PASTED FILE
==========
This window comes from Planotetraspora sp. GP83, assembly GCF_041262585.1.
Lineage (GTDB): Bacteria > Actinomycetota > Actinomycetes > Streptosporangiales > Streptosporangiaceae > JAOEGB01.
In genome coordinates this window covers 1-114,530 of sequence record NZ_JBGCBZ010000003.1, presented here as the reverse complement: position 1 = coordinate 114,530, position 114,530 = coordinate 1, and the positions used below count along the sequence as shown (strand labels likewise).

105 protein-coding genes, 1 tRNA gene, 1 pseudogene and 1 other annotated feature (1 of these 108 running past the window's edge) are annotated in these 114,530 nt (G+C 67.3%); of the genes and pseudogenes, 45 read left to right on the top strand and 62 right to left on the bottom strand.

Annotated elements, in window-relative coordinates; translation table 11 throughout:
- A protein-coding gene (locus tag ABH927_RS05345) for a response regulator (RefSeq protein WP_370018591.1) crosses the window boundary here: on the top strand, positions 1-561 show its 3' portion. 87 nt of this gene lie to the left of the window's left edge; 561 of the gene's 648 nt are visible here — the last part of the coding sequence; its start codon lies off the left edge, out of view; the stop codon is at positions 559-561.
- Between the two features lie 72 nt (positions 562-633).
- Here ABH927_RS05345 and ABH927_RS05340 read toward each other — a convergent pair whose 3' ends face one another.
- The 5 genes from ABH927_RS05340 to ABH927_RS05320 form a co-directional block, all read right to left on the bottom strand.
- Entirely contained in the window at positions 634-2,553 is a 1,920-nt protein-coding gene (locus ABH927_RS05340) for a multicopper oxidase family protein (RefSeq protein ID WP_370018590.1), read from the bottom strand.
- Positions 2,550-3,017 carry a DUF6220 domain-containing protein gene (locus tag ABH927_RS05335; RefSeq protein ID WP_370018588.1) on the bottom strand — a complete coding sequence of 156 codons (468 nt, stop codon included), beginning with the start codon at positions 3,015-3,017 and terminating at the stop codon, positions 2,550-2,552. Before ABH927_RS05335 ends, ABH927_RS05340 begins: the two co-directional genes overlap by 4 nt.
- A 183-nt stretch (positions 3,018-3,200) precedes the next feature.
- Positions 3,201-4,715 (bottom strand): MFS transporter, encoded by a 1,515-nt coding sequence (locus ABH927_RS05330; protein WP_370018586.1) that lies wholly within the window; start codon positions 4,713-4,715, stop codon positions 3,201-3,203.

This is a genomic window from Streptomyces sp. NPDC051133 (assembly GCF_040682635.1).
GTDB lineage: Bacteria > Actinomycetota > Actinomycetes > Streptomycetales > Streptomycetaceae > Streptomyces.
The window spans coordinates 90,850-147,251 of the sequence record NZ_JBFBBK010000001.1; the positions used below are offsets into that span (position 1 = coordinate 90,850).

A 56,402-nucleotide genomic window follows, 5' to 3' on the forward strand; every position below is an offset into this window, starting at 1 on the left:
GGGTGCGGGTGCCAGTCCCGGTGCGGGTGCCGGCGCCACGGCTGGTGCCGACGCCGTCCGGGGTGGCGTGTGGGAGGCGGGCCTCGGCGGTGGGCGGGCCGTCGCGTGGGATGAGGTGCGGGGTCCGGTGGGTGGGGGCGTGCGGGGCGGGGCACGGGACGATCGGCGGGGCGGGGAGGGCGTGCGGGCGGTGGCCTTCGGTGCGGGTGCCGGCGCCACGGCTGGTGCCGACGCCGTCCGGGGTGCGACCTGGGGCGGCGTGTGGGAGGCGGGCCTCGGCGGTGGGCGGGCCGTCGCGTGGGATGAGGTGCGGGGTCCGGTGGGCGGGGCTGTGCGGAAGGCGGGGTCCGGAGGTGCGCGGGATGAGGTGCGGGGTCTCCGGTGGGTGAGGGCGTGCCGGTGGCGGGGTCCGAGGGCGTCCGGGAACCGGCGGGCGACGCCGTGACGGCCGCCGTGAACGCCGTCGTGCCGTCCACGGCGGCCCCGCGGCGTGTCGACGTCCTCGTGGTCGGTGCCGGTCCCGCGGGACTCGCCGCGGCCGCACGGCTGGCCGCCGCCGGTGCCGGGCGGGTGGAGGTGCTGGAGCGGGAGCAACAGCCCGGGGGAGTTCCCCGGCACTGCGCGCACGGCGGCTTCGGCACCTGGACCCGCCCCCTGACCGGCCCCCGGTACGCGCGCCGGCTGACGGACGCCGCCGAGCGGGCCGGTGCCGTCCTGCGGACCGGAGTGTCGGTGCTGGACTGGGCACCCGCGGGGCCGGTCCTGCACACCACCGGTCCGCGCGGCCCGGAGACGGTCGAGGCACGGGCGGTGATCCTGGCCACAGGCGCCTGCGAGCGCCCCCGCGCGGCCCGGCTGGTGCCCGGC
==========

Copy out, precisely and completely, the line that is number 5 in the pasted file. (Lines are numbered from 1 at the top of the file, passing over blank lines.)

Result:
Annotated elements, in window-relative coordinates; translation table 11 throughout: